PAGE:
Tag Archives: beading

The Wedding Dress

I have been a remarkably bad blogger over the summer, and I feel crappy about it, to be blunt. I hate it when bloggers disappear for months, while randomly posting apologies about not posting, and promising a change for the better. Which is exactly what I did. So sorry for that. Not blogging for so long has also made it harder to start again, but here I am!

Now for the grand reason of not posting: my friend’s wedding dress! Followed by another reason for not posting, which was a 2½ week trip to San Diego, where the wedding was held, and where said friend now lives.

The dress itself has a simple and even slightly non-formal look to it, but it’s great. And a perfect match for the bride in question. The groom seemed to like it too, and none of the guests gave me any backhanded compliments or anything, so apparently it wasn’t too controversial for the mostly american audience :D

I promised myself that I would take lots of photos of the process of making the dress, but unfortunately I failed at that, since my schedule ended up being tighter than I expected (as it always does), and I was very stressed out, because making this dress meant a lot to me, since this is the first time a friend of mine got married, not to mention moved so far away. But San Diego is a great place, and I’m sure she’ll do great there. babble babble.

Here’s what I have left of months of work: quick pics from the wedding (complete with anonymous decapitated bride), some rare photos from when things were not done yet, and some drawings.





The wreath was supposed to go all the way around the head, so the veil could have been attached to it neatly from underneath. When it arrived on the wedding day, however, it was a little different, so I had to improvise with attaching the veil, but I think it worked out fine.


Illusion neckline-thing. Really like this.


Beads at the hem, each one lovingly sewn on by hand :D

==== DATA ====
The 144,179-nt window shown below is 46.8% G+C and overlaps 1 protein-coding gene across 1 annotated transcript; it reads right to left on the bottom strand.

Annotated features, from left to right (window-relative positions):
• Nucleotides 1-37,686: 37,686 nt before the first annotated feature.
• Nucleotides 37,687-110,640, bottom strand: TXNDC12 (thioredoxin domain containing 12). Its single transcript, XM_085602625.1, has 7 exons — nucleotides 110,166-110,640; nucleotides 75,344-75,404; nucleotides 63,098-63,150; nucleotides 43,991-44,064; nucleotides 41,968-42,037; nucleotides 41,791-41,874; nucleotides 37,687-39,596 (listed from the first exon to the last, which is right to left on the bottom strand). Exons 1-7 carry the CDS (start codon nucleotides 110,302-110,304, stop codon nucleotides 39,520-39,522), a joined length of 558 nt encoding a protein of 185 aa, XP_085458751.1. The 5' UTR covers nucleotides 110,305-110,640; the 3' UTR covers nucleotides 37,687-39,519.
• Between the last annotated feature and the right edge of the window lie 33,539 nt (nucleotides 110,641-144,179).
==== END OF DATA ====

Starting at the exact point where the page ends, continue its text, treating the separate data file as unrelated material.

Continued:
The back was very tricky to handle — getting all the layers to work with the lacing thing was hard to figure out, and it’s not perfect, but still one of my favourite parts of the dress. Especially the little button at the top.

Thoughts on this dress:

The cotton sateen I used for the non-see-through parts should have been thicker, especially with the corset part, since then it would have taken being stretched out a little better = fewer wrinkles along the waist, etc.

Having two hems that are the exact same length is annoying, since in real life they will always go their separate ways from time to time, as you can see from the pictures above.

I should have studied corset making A LOT more before starting this whole thing. It turned out ok, but again, way too thin, and with too few bones in it. I did add one pair that is not shown in the pic below after the dress was almost done, just because the back was wrinkling waaaaay too much there (might’ve been useful to adjust a bit more for a sway back too, but alas, I missed that while fitting the toile). Also, there were/are annoying wrinkles at the front seams, which I’m fairly certain now are due to the centre front piece having too much of a curve at the top. I managed to fix this problem a bit, but there’s only so much you can do to a problem that should have been fixed during the pattern drafting process.


Cotton tulle, which I used for the see-through parts, was really easy to work with, and has a nice look to it too (I bought it here). Also, I think it really added to the overall vintage-feel of the dress. Of course, it wrinkles more than synthetic tulle, but it also has a better drape to it.


I really enjoyed sewing the beads to the hem, bizarrely enough, though it was not a quick process. I might even do some more beading in the future, whenever a little extra formality is required.


The layers of the dress are as follows:

The see-though part

The non-see-through part

a layer of lining the same shape as the previous part

a layer of cotton flannel (added after everything was pretty much done, to counter the fact that the fabric above it was too thin)  shaped like this:

annimekkodiagrammi 1 SONY DSC

The corset with the petticoat attached to it:


And finally a lining to keep the petticoat from directly touching the legs, as it is a little itchy (I used this tutorial to construct the petticoat, by the way).

That’s six layers all in all. Whew.


In the end, I feel nothing but positive feelings towards this dress. It looked very flattering on the bride, she liked it, I like it (despite being terribly neurotic and such), and I learned so much. So, so much. And I just feel so awesome about having had the privilege of making such a dress for such an awesome friend.

And seriously, look at them being all married and stuff:




– Sadie


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